Medicare … or is it Medicaid?
Medicare … or is it Medicaid? This question is frequently asked however, Medicare and Medicaid are different and distinct programs.
The primary difference between Medicare and Medicaid is in eligibility.
- Is a joint federal and state funded program specifically designed to help cover medical costs for people with limited incomes and financial resources.
- The program covers a wide variety of people including people over the age of 65; people with permanent disability; pregnant woman, child or a parent/caretaker of a child; the blind.
- Medicaid also offers benefits not normally covered by Medicare, including nursing home care and personal care services.
- Each state administers its own Medicaid program and has its own Medicaid guidelines.
- A good way to remember Medicaid is “MedicAID”…. AID to people in financial need.
- For more detailed information about Colorado Medicaid: https://www.colorado.gov/pacific/hcpf/colorado-medicaid
- Medicare is a federal health insurance covering anyone with a qualifying work history, who is 65 or older, as well as certain younger people with specific disabilities or end-stage renal disease. Your income and financial assets are irrelevant for qualifying for Medicare.
- A person can sign up for Original Medicare or an Advantage Plan.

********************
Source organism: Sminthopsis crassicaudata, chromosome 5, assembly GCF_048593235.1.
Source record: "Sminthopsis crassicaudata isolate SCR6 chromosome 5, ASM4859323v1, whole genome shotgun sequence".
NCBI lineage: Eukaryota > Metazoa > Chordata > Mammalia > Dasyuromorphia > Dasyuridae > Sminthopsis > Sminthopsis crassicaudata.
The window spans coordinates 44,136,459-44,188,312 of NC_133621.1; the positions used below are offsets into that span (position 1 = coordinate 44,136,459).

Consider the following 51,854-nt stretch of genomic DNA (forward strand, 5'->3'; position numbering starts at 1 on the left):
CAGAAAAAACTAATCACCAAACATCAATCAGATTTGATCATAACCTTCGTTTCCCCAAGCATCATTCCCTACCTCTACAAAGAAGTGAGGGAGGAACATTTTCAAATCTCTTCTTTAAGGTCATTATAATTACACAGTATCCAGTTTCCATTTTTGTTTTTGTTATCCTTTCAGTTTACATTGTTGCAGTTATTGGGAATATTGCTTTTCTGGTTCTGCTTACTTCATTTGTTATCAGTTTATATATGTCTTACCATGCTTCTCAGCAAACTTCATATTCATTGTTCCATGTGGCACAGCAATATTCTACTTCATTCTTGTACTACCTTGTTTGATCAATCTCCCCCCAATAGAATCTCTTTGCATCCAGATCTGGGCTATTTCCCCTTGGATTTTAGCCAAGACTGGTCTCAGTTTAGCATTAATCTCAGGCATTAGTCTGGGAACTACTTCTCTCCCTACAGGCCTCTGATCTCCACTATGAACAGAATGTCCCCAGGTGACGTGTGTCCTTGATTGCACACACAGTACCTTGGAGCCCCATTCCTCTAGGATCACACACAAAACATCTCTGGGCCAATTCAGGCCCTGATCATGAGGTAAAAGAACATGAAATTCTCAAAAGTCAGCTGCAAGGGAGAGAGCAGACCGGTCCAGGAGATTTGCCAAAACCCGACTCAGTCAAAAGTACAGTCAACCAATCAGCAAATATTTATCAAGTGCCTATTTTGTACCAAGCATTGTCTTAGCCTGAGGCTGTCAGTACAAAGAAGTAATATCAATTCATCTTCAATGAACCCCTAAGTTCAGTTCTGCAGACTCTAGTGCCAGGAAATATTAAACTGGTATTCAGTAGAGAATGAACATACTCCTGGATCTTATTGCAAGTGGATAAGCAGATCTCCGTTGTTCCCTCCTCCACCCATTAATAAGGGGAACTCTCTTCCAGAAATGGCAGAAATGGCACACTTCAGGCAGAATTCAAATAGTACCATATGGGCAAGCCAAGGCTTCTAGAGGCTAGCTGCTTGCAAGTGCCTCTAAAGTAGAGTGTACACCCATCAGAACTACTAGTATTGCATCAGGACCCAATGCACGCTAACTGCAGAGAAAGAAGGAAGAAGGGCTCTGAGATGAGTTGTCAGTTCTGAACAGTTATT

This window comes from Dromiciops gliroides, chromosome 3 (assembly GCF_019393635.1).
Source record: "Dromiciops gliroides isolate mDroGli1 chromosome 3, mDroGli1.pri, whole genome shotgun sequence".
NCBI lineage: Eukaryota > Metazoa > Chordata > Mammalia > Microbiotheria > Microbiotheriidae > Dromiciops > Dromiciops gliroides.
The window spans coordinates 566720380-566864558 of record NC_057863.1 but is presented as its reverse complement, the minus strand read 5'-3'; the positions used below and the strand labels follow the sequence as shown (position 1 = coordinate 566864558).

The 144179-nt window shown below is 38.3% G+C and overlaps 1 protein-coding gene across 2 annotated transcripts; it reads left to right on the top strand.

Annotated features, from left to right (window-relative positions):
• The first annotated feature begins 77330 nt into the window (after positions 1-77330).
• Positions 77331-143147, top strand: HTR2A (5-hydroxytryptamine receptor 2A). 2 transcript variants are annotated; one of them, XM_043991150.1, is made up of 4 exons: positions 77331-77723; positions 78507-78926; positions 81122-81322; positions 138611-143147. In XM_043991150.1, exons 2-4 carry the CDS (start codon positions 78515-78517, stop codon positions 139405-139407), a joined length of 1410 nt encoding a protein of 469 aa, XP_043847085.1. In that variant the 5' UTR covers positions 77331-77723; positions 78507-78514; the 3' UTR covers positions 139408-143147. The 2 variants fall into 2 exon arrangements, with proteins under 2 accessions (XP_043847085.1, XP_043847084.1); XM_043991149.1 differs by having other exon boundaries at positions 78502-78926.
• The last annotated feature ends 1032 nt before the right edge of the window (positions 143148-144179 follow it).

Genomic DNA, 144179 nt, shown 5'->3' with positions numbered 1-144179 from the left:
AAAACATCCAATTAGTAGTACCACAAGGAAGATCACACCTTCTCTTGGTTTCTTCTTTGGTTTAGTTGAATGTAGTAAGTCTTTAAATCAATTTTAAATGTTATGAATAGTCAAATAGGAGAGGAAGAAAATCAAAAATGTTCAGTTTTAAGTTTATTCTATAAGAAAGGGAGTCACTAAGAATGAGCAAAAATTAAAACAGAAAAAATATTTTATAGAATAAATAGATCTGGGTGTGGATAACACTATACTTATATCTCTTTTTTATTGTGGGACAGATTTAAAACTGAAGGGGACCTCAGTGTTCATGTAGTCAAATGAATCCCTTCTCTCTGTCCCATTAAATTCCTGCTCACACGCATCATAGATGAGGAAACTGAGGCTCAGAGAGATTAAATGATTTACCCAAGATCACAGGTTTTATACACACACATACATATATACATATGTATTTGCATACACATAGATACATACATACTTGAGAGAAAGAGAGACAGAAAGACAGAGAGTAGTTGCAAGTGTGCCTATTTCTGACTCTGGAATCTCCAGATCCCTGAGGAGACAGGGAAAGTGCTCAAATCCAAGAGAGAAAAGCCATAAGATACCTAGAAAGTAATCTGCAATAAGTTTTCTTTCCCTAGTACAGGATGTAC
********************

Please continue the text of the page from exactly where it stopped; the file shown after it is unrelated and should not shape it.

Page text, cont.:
- Original Medicare is administered directly through the Federal government whereas an Advantage Plan is administered via an insurance company that contracts with Medicare. An Advantage Plan must provide all benefits offered by Original Medicare, but they may also offer more services at a lesser price.
- A Medicare enrollee can switch coverage annually between October 15 through December 7. So, make sure you review your coverage each year to determine if it meets your needs.
- For more detailed information about Medicare: https://www.medicare.gov/Pubs/pdf/10050-Medicare-and-You.pdf
- Finally, there are people who qualify to receive both Medicaid and Medicare and that is referred to as being “Dual Eligible”. Medicaid helps to reduce a person’s overall healthcare cost if they qualify. A little over 100,000 people in Colorado are classified for some form of dual eligibility.
Article written by Gail M. Meehan
Gail M. Meehan MPH, LNHA, CSA
Principal, AgeWise Advisors, LLC,
Founder and Chair, Senior Health Advocates Colorado
Colorado Senior Lobby Board Member